HERE’S A LOOK AT WHAT’S HAPPENING IN OCTOBER

October is one of my favorite months in speech. It also happens to be my birthday month (and yes, I do like when it’s acknowledged and no, I don’t care if people know how old I am). Anyway, we will squeezing in as much as we can this month. Here’s a glimpse at some of those things…

Of course we will be reading books, mostly with a Halloween theme. Here’s a look at some of the ones we’ll be reading:

ten timid ghosts

The students love reading this fun book about 10 ghosts who are scared out of their own house. This book can be used to target vocabulary, rhyming and /g/. I use 10 ghosts on a flannel board that the students take turns removing while we read the story. Always a hit.
spooky riddles

We will be reading some spooky jokes and riddles from this book during our Joke Club. More on our Joke Club coming very soon.

old lady who wasn't afraid

This Old Lady will have us moving as we pair movements to the repetitive text. This book will help us to meet targets for concepts, vocabulary, predicting and sequencing.

old lady bat

Of course we will be reading about this old lady too! The students never seem to grow tired of feeding the old lady all kids of crazy items. We will be developing concepts, vocabulary and sequencing when we read this book.

We will also be hitting some of our language targets using these fun Halloween themed activities from Teaching Talking.

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In our class meetings, co-taught with Miss Kat, we have been focusing on activities that help us to recognize that we are part of the group and how working together is important and beneficial. As part of some of our groups, we have been watching some fun videos that highlight teamwork. Here are a few…

Crabs and the seagull
Penguins

We will be using a favorite game Witches Brew.witches brew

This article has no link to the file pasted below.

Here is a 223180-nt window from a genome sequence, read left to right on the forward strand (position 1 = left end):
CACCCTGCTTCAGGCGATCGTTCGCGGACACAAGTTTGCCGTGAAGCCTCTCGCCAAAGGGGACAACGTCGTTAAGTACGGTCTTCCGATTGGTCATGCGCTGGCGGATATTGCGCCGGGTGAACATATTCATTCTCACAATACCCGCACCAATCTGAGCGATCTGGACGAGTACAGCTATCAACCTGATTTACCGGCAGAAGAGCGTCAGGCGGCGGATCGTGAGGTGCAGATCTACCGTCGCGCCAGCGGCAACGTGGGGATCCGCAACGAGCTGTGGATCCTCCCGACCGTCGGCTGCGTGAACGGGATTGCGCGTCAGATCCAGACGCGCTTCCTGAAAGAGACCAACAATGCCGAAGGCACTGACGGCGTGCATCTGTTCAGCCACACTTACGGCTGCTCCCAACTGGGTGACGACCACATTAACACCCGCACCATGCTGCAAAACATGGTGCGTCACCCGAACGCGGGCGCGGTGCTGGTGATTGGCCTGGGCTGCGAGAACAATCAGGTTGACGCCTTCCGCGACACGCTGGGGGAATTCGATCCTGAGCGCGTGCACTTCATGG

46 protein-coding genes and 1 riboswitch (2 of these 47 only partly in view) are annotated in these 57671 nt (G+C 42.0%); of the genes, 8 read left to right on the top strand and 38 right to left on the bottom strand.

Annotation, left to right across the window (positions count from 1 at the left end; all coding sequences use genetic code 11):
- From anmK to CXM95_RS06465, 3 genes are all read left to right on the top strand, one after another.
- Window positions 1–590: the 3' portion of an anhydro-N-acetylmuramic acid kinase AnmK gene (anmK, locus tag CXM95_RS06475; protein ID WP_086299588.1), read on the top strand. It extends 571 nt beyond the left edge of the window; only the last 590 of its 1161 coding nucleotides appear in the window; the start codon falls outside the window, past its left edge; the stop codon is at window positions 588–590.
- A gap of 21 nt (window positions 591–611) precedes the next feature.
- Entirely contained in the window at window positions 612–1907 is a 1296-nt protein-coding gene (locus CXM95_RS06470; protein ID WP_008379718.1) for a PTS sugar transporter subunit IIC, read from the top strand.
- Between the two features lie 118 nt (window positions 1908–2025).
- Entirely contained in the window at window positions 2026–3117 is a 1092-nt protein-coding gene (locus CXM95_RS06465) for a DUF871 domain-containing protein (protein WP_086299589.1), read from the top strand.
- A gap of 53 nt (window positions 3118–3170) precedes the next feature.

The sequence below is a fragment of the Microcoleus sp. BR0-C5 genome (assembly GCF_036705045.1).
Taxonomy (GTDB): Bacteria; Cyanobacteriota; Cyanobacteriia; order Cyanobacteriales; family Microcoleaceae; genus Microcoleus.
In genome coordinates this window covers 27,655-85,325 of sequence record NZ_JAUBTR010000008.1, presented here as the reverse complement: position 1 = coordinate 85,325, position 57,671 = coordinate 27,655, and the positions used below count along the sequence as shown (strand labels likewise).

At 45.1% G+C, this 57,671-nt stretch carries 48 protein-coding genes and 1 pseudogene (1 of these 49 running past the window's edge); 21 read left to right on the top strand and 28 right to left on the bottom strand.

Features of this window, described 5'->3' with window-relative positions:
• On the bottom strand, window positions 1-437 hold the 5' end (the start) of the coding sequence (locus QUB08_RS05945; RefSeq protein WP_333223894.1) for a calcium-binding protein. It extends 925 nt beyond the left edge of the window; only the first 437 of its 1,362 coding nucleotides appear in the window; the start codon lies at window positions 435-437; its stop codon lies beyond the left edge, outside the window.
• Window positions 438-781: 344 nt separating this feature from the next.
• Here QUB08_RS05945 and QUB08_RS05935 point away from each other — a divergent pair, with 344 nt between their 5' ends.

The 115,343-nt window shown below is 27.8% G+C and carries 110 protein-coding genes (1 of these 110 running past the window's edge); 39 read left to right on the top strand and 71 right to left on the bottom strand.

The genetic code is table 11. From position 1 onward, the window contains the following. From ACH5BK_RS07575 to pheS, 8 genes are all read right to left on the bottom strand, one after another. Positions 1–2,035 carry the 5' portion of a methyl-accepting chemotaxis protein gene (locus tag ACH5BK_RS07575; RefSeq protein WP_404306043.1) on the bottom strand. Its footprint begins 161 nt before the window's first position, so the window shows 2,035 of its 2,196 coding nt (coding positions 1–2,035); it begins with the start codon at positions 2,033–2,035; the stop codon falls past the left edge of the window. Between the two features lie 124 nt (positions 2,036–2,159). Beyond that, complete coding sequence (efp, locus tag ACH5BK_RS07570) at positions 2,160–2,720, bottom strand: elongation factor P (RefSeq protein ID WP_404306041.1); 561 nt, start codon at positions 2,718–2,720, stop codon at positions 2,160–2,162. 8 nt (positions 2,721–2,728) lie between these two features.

This game is simple enough, be the first one to find and match eight correctly colored mushrooms, yet it appeals to most all students, regardless of ability. I use this as  reinforcement during articulation practice, for turn-taking, accepting disappointment when losing and expanding the repertoire for leisure activities. I don’t think the students like when I try to keep this game reserved only for October. Some might perceive that as a lack of flexibility, I like to think of it as organization.

There are many students working on articulation this year so I am trying to keep all of our work organized in speech notebooks. We are using some activities from Teaching Talking Articulation Notebooks, as well as other worksheets for drill practice. I am also keeping returned homework in the notebooks to keep track of what was given and what has been returned. Students still have folders that go between home and school but the speech notebooks stay with me. They will go home at the end of the year.

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I am planning on doing one post each month, spotlighting one book and its related activities so that parents can have a better, more detailed look at how these books and materials are being used during speech. That should be coming in the next few weeks so keep an eye out for that!

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What’s Yours Like?

Recently, during a class meeting with second grade students, we introduced a spin-off game of What’s Yours Like?.
We played a child friendly version available here on TpT (shameless plug). what's yours like?We played with a second grade class, who was able to play successfully but I wouldn’t recommend playing with students any younger. During the game, there is a “Guess Word” which can be anything from a backpack, to a bike to hair. One student asks the others students “what’s yours like?” in an effort to try to guess the “Guess Word”. Students are to answer truthfully but cleverly. The object of the game is to try to guess the “Guess Word” with the fewest clues possible. For example, if the “Guess Word” was closet, students might describe their closet as “messy”, “cluttered”, “organized”, “empty”, etc. If one were to answer “where I hang my clothes”, the clue would be too obvious and the guesser would be able to easily guess the guess word. The game seems simple enough, but it was definitely a shift for some of the students. Students were used to giving clues so others could make a guess, not offer clues so others wouldn’t be able to guess.